I decided to stop at the Blue Moon Diner on the outskirts of Watertown just to calm my nerves, and think things over.  It was probably something like five o-clock in the morning.

I stuck my head in the door first, and looked around.  The diner was mostly empty.  Someone had given me a rough description of Sam MacDonough . . . and it didn’t look like he was here.

But I was sitting at the counter eating scrabbled eggs and ham when two new guys walked into the place.

One of them fit Sam’s description perfectly — he was a thick-necked, barrel-chested guy with a military-style haircut, a crew cut on top and shaved close on the sides.  He was wearing a T-shirt.

The two of them gave me a vicious look as they slide into a booth at the end of the diner.

They kept glaring at me as I finished my breakfast.  They were leaned over opposite sides of the table, and they were talking in low voices as they watched me.  “That’s Sam MacDonough,” the counter man said, as though to warn a perfect stranger about nearby danger.

“I’m screwed here,” I thought, “I’m totally fucked!”

I figured I’d be better off if they came after me in the diner.  At least there’d be witnesses, and maybe someone would step up to help me.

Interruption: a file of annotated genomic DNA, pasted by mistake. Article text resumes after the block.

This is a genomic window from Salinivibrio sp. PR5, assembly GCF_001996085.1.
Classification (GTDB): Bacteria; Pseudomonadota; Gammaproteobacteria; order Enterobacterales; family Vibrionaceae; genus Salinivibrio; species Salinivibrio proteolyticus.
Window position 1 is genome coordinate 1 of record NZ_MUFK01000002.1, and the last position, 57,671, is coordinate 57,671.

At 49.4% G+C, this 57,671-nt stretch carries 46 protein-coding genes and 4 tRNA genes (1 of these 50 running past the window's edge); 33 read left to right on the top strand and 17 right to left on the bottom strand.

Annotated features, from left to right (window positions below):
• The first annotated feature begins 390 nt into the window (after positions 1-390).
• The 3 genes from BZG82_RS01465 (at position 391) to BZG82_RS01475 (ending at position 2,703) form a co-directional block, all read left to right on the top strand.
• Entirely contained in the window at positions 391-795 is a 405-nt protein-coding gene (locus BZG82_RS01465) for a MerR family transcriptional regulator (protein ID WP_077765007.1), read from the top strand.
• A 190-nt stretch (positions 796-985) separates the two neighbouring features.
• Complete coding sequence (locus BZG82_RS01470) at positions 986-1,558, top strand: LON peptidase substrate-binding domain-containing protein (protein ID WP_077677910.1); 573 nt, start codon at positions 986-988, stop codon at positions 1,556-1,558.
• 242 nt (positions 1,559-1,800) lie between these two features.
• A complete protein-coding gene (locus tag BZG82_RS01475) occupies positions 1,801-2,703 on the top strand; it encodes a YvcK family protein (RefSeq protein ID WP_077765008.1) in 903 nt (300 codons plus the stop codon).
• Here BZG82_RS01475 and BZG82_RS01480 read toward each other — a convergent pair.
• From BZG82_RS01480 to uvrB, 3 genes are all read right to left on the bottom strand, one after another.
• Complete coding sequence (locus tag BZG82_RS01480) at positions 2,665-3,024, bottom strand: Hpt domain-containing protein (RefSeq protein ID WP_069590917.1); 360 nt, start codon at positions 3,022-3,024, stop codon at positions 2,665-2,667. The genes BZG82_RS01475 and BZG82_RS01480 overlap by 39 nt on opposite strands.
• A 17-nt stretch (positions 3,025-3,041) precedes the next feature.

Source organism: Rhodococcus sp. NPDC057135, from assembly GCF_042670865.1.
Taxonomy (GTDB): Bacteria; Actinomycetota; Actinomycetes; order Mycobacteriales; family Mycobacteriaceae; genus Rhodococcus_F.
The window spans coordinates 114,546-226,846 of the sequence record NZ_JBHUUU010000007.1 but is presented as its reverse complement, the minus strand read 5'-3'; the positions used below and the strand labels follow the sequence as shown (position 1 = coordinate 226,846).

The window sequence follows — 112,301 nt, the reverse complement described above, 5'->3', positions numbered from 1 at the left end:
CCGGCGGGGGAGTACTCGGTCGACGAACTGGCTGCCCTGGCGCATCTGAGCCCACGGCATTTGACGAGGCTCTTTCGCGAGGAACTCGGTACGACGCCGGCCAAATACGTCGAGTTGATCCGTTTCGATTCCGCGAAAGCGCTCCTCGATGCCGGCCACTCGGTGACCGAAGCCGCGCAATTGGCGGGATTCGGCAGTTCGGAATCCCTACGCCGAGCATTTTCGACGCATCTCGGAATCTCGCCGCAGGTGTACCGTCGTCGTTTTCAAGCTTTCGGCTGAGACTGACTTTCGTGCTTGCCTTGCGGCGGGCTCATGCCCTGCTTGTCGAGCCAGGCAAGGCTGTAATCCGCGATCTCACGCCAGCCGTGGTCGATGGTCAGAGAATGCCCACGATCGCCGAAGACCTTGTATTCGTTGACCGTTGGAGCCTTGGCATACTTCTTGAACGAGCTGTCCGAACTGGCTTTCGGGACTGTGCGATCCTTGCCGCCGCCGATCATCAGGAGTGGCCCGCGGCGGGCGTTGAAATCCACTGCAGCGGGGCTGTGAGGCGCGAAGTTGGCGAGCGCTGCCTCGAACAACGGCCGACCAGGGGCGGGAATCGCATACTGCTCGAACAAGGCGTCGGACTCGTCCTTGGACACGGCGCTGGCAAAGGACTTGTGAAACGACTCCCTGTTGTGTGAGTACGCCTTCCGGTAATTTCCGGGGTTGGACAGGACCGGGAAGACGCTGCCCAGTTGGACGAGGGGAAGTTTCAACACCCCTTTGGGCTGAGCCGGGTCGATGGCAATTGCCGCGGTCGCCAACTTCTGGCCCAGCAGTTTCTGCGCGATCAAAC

The men’s room was right opposite the booth where they were sitting, so I walked down towards it, trying to show no fear.  I figured they’d have to get out of the booth just to stand up, and that would give me an extra split-second to react.

But they just sat there glaring, watching me ominously and whispering to each other as I stepped inside.

Now I figured they might jump me when I came out.  I had a plan to kick the men’s room door open when leaving, but to hold back on stepping out, hoping to get them to jump too early . . . maybe throw them off a little.  My mind was racing.

Still inside the men’s room, I tried to get myself ready to fight.  I threw punches and kicks in the air.  I grabbed hold of the sink and pulled on it as hard as I could, trying to get my muscles ready to respond.